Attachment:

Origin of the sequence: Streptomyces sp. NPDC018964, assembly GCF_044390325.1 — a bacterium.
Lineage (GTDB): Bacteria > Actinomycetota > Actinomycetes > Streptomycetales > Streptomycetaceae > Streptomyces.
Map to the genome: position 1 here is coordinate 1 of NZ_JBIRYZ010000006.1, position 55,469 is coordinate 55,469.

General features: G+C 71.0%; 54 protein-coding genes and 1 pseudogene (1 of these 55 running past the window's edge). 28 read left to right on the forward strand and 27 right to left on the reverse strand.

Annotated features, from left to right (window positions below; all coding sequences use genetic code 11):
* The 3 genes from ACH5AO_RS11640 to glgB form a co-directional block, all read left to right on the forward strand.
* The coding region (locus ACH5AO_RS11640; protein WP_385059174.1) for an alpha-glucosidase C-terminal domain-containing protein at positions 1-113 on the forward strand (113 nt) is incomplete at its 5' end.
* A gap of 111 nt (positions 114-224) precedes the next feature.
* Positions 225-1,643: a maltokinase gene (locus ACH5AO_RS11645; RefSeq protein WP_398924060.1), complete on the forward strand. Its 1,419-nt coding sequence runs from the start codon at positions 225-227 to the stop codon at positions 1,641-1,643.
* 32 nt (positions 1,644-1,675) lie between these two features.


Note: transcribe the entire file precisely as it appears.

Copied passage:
Origin of the sequence: Streptomyces sp. NPDC018964, assembly GCF_044390325.1 — a bacterium.
Lineage (GTDB): Bacteria > Actinomycetota > Actinomycetes > Streptomycetales > Streptomycetaceae > Streptomyces.
Map to the genome: position 1 here is coordinate 1 of NZ_JBIRYZ010000006.1, position 55,469 is coordinate 55,469.

General features: G+C 71.0%; 54 protein-coding genes and 1 pseudogene (1 of these 55 running past the window's edge). 28 read left to right on the forward strand and 27 right to left on the reverse strand.

Annotated features, from left to right (window positions below; all coding sequences use genetic code 11):
* The 3 genes from ACH5AO_RS11640 to glgB form a co-directional block, all read left to right on the forward strand.
* The coding region (locus ACH5AO_RS11640; protein WP_385059174.1) for an alpha-glucosidase C-terminal domain-containing protein at positions 1-113 on the forward strand (113 nt) is incomplete at its 5' end.
* A gap of 111 nt (positions 114-224) precedes the next feature.
* Positions 225-1,643: a maltokinase gene (locus ACH5AO_RS11645; RefSeq protein WP_398924060.1), complete on the forward strand. Its 1,419-nt coding sequence runs from the start codon at positions 225-227 to the stop codon at positions 1,641-1,643.
* 32 nt (positions 1,644-1,675) lie between these two features.